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Museo Galileo, Florence

Categories: Science Museums, History Museums, Museums
Inspirock Rating:
4.2/5 based on 1,400+ reviews on the web
View the preserved fingers of Galileo Galilei, or opt for the more traditional exhibits of telescopes, medical tools, globes, and other scientific instruments at Museo Galileo. Founded by the University of Florence in 1927, the museum covers more than 500 years of scientific technology, dating from Medici-ruled Florence to present day. Take a free guide tours, or pay a small fee for an in-depth, digital video guides. Use our Florence travel itinerary maker to add Museo Galileo and other attractions to your Florence vacation plans.
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  • many quirky things and instruments, can be done in a shorter time than the uffizi but definitely worth a visit, also for children and teenager who is starting to have physics in school.
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  • For lovers of myth Galileo and its discoveries. Of great interest for everyone. Art and technique well mix
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  • We found this a surprisingly interesting place to visit. In all honesty we weren't expecting all that much, but it turned out to be a very modern, well-organised and engaging place. If you're a bit ti...  read more »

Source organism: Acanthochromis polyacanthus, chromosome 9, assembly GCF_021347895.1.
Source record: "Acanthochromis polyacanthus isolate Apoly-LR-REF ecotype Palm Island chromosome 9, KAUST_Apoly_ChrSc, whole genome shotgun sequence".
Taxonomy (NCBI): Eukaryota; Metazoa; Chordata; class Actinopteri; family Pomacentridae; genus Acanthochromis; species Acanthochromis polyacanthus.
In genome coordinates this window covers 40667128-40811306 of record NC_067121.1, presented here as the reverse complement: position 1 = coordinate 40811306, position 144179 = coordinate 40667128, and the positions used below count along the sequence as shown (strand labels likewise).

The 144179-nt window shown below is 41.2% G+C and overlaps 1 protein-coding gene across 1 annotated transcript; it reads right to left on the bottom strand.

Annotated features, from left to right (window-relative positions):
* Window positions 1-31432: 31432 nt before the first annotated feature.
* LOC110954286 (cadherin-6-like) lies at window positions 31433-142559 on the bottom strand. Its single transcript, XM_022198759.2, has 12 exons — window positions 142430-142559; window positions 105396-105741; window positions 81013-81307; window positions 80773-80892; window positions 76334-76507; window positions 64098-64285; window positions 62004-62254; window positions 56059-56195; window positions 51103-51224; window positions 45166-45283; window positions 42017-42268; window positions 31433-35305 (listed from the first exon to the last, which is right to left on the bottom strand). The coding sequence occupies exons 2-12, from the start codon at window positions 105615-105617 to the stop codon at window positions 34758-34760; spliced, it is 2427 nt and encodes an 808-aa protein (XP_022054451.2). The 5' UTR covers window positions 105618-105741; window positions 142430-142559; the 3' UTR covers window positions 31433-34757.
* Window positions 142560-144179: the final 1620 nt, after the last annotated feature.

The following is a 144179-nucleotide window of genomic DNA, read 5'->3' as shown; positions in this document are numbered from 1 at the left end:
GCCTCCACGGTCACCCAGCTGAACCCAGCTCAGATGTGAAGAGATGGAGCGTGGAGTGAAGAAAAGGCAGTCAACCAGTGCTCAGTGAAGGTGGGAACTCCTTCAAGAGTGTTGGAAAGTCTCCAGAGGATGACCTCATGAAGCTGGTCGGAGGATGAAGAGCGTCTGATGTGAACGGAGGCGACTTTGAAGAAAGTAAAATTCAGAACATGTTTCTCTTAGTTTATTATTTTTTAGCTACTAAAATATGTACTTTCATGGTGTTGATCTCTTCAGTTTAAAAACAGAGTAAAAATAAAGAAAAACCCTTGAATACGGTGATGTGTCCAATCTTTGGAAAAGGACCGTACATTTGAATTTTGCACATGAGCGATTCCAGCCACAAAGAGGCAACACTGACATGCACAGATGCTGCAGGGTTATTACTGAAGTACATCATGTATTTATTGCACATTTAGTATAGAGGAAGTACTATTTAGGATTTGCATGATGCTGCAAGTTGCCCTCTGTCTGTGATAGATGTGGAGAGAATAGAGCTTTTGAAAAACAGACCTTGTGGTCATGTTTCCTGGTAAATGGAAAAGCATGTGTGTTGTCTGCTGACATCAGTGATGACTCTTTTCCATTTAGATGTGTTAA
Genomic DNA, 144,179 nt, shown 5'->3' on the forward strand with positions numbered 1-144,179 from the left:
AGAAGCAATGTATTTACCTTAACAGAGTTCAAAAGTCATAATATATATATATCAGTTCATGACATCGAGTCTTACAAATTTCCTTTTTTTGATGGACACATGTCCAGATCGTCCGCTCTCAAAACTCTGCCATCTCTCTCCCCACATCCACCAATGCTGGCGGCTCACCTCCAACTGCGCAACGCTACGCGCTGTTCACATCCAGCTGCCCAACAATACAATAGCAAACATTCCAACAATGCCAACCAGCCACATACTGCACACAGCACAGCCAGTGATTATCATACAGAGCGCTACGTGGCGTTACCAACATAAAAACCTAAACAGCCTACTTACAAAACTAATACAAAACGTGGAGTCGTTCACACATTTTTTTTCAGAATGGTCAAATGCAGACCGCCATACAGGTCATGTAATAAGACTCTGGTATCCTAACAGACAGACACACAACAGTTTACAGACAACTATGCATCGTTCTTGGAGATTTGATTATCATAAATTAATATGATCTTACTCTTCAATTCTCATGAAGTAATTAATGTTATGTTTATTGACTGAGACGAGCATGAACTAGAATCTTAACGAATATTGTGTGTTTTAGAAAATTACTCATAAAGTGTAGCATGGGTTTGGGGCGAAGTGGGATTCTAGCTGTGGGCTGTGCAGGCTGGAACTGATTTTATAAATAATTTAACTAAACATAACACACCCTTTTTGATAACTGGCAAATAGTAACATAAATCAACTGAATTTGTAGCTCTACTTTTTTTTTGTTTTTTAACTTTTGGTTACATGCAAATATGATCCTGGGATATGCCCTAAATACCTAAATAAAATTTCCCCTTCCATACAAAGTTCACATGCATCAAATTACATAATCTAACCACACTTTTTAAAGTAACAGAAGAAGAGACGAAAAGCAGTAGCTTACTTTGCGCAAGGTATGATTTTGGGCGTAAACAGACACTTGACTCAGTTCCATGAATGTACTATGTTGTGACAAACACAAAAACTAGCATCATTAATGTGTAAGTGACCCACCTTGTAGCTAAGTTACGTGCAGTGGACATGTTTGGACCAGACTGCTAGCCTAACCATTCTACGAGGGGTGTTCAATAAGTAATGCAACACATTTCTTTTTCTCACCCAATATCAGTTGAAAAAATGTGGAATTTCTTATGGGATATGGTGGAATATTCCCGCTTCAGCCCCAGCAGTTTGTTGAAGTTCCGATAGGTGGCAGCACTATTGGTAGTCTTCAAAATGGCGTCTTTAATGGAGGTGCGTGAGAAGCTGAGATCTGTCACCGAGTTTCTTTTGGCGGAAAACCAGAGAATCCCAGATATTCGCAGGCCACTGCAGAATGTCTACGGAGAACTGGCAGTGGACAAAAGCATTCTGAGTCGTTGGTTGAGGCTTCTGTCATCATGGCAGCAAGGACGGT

• Very fun museum and no line outside, not a lot of people inside either. Lots of historical and scientific instruments to see including a bit of art and science fused together. If you're a fan of physics/engineering or the history of science in Italy you'll love this! The signs here are in both English and Italian.
  • The museum shows many (many) scientific instruments. There is an informative museum app which replaces most of the descriptions. Sadly, at the time of my visit, the app had not all rooms included.
  • Very interesting museum, lots of cool facts and artifacts, not just Galileo-related. I really liked the huge globes add the instrument displays. There was also a exhibition on the basement about the museum's history and their troubles with flooding due to the river.
  • This museum is really worth a visit! Obviously there are a lot of other museums to visit in Florence but put this on the list. It really shows how early scientists experimented and discovered how electricity could be made and used, how telescopes and microscope improved, early chemistry and hydraulics experiments. The globe collection was fascinating.
  • One of the best scientific collections from the Renaissance - geography, medicine, astronomy, physics. The explanations were lacking for many objects, but there were enough audio video presentations to keep our interest. I recommend supplementing the learning experience with YouTube videos on the subjects left unexplained.
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